A Story Share with Ayurveda Teacher, Sumitra Peterson
I recently completed a 300 hour yoga training at Yandara, a wonderful community center in Baja, Mexico. Part of the training included choosing a 100 hour elective module, and I chose ‘Ayurveda’. I knew some basics about Ayurveda but had never fully delved in to the teachings. I wasn’t sure why I chose it as the elective, primarily went off gut feel. It spoke to me in ways that are unexplainable, it just felt like the right fit. At first I was a bit skeptical (as I am with many things) to this ancient approach to life: “Isn’t this just common sense?” I found myself repeatedly asking. Although much of Ayurveda is ‘common sense’, it is interesting how much of this sense we actually embrace in our modern daily lives. It is one thing to ‘know things’, and another to practice them. It is really about fully committing to LIVING the practice. The highlight of the training was being in the presence of the teacher, Sumitra Peterson. This radiant woman is truly amazing! Her devotion to living yoga and Ayurveda inspires me to be my best self everyday. May the wonders of her story and Ayurveda spark curiosity and make space for cultivating gratitude for this precious life…Thank you Sumitra!
When did you become fully committed to living an Ayurvedic lifestyle and why?
In my early 20’s I became a seeker of health practices when a friend inspired me by gifting me my first nutrition book. At the age of 40, I entered Mount Madonna’s Yoga Teacher training program. The program offered each student a consultation with Dr. Vasant Lad. Dr. Lad did a short examination checking my pulse, tongue and eyes. I was shocked when he told me many things about my health history that no one else knew. I felt that I had finally found the mother of all the health sciences, Ayurveda. After completion of the yoga teacher training program, I studied Ayurveda with Dr. Ladd and began applying some of the Ayurvedic principles of diet and panchakarma to my life. Old patterns are sometimes slow to change so I found that I wasn’t ready to make a complete shift to living the Ayurvedic lifestyle until 2005 when I was diagnosed with Hyperthyroidism. I was told by my western medical doctor that I would need to ‘kill’ my thyroid gland with radioactive iodine or take drugs for the rest of my life. I was then inspired to fully apply everything I had learned about my recommended Ayurvedic diet and lifestyle. When I underwent an Ayurvedic cleansing diet and Ayurvedic therapies know as the panchakarmas, my symptoms disappeared and have never returned.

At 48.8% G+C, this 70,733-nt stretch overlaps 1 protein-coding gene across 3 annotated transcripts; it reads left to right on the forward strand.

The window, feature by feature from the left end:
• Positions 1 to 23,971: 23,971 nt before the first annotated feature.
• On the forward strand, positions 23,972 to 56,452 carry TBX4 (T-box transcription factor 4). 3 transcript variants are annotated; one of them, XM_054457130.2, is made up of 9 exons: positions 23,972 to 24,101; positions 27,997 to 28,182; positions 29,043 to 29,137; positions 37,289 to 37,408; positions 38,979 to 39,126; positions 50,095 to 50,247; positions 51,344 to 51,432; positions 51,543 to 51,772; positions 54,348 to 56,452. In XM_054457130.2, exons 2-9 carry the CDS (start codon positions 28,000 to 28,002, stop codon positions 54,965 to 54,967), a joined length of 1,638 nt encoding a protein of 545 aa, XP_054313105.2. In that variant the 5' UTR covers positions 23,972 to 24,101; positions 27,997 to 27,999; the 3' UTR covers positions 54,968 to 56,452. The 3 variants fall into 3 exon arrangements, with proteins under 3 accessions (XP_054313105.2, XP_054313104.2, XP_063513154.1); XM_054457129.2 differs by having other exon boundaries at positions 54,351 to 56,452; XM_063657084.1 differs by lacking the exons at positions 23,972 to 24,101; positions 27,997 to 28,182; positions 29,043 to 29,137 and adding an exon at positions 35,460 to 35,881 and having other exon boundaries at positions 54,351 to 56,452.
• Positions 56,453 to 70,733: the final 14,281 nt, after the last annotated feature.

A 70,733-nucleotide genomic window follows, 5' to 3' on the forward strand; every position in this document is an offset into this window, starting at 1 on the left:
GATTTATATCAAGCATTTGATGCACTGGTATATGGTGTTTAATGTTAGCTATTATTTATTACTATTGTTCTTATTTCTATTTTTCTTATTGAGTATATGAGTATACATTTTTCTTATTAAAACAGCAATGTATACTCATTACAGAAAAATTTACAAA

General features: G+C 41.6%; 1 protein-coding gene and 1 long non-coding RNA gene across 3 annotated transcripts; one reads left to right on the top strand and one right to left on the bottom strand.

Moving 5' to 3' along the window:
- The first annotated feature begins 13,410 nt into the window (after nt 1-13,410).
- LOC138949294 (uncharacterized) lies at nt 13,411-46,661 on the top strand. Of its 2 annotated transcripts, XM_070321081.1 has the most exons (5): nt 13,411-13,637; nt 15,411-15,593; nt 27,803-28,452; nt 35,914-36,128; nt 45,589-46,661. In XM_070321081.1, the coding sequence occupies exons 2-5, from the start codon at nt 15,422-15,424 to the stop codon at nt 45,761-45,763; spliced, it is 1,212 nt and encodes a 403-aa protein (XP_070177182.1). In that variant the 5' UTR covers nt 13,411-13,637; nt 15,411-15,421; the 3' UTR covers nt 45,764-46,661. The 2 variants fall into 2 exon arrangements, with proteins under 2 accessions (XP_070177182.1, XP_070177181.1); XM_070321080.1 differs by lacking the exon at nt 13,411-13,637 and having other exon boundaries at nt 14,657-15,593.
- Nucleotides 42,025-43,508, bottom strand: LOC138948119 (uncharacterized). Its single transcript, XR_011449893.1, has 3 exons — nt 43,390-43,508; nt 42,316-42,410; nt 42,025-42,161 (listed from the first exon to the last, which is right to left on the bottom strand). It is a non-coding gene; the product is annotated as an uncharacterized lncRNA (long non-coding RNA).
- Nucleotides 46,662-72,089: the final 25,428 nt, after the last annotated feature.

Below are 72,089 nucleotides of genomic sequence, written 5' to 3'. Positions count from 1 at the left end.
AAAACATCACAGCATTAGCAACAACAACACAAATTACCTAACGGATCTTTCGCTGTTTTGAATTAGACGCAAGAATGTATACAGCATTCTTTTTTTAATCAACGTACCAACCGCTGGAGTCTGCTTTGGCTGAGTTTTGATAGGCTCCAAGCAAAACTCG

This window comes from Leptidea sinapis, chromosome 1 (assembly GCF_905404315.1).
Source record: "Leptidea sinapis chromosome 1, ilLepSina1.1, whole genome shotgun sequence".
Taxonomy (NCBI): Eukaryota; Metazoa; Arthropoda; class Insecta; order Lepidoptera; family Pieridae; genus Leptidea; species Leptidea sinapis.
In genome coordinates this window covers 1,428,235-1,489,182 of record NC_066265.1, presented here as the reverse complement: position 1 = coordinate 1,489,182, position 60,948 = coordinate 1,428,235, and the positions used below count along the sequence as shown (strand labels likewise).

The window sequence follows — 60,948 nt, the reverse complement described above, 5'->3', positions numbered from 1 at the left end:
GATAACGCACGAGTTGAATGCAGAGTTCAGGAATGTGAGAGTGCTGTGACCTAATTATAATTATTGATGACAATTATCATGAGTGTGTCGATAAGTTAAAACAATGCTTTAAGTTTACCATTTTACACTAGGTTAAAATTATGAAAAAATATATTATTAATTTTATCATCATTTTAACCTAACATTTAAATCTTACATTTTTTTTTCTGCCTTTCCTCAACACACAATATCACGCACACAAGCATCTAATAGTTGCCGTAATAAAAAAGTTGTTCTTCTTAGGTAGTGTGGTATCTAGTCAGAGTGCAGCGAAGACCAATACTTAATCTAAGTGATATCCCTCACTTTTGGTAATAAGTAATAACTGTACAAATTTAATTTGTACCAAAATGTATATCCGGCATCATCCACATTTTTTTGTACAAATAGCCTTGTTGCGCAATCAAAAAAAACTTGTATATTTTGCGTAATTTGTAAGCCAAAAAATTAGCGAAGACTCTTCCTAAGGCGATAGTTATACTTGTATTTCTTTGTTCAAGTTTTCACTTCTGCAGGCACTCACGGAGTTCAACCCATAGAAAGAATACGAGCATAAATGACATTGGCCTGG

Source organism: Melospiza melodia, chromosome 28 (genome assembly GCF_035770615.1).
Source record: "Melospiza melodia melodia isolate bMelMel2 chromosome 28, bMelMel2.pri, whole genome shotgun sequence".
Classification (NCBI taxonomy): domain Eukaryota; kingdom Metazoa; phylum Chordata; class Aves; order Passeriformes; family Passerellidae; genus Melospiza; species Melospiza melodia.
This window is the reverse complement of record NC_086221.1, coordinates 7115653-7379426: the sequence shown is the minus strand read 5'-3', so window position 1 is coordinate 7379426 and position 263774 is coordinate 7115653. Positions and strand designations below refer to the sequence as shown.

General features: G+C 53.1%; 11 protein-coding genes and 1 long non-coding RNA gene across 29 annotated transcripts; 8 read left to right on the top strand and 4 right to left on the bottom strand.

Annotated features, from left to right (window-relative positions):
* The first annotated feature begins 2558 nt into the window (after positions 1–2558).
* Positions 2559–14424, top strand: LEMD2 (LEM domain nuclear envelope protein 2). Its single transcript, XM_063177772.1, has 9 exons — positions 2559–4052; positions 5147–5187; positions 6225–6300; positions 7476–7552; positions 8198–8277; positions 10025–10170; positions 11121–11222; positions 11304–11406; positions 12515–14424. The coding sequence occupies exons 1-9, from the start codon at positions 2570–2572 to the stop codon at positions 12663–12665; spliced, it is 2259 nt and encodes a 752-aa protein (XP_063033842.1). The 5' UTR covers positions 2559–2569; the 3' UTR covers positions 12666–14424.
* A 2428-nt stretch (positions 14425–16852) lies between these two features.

If you could recommend one Ayurvedic tip everyone could start bringing to their daily lives, what would it be?
Ayurveda is practical and intuitive and easy to start applying to your daily life. The underlying principle is that health depends on the effectiveness of digestion. If you cook, you know not to add uncooked rice to a pot of rice that has been cooking for awhile, neither will be cooked correctly. If I can only recommend one Ayurvedic tip, I recommend time between meals, so a meal will be completely ‘cooked’ before adding more food. After eating your meal, allow at least 2 hours for Vata digestion, 4-6 hours for Pitta digestion, and at least 6 hours between meals with only 2 meals a day for Kapha digestion. If your appetite demands an in-between meal snack, have a piece of fruit or a cup of tea. Time between meals is a great way to strengthen digestion which strengthens immunity. Strong immunity is a product of strong digestion.